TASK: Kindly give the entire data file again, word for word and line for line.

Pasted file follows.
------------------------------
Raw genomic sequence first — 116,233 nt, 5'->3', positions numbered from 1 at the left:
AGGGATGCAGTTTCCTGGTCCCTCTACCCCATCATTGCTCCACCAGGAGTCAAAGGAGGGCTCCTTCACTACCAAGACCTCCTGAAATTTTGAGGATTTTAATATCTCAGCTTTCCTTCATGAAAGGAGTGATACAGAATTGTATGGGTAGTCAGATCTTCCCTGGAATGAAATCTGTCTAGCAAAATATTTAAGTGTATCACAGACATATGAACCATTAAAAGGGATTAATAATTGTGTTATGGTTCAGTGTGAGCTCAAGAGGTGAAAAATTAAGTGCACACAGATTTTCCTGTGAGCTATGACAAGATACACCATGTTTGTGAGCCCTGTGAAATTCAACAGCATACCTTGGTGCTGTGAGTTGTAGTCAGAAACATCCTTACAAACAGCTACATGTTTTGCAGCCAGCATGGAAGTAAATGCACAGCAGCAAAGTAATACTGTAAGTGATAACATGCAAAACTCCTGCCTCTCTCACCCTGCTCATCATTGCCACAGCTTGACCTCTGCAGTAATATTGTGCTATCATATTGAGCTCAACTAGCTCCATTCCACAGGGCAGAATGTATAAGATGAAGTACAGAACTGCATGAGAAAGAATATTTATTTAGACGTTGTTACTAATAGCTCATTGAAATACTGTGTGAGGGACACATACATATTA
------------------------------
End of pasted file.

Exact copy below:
Raw genomic sequence first — 116,233 nt, 5'->3', positions numbered from 1 at the left:
AGGGATGCAGTTTCCTGGTCCCTCTACCCCATCATTGCTCCACCAGGAGTCAAAGGAGGGCTCCTTCACTACCAAGACCTCCTGAAATTTTGAGGATTTTAATATCTCAGCTTTCCTTCATGAAAGGAGTGATACAGAATTGTATGGGTAGTCAGATCTTCCCTGGAATGAAATCTGTCTAGCAAAATATTTAAGTGTATCACAGACATATGAACCATTAAAAGGGATTAATAATTGTGTTATGGTTCAGTGTGAGCTCAAGAGGTGAAAAATTAAGTGCACACAGATTTTCCTGTGAGCTATGACAAGATACACCATGTTTGTGAGCCCTGTGAAATTCAACAGCATACCTTGGTGCTGTGAGTTGTAGTCAGAAACATCCTTACAAACAGCTACATGTTTTGCAGCCAGCATGGAAGTAAATGCACAGCAGCAAAGTAATACTGTAAGTGATAACATGCAAAACTCCTGCCTCTCTCACCCTGCTCATCATTGCCACAGCTTGACCTCTGCAGTAATATTGTGCTATCATATTGAGCTCAACTAGCTCCATTCCACAGGGCAGAATGTATAAGATGAAGTACAGAACTGCATGAGAAAGAATATTTATTTAGACGTTGTTACTAATAGCTCATTGAAATACTGTGTGAGGGACACATACATATTA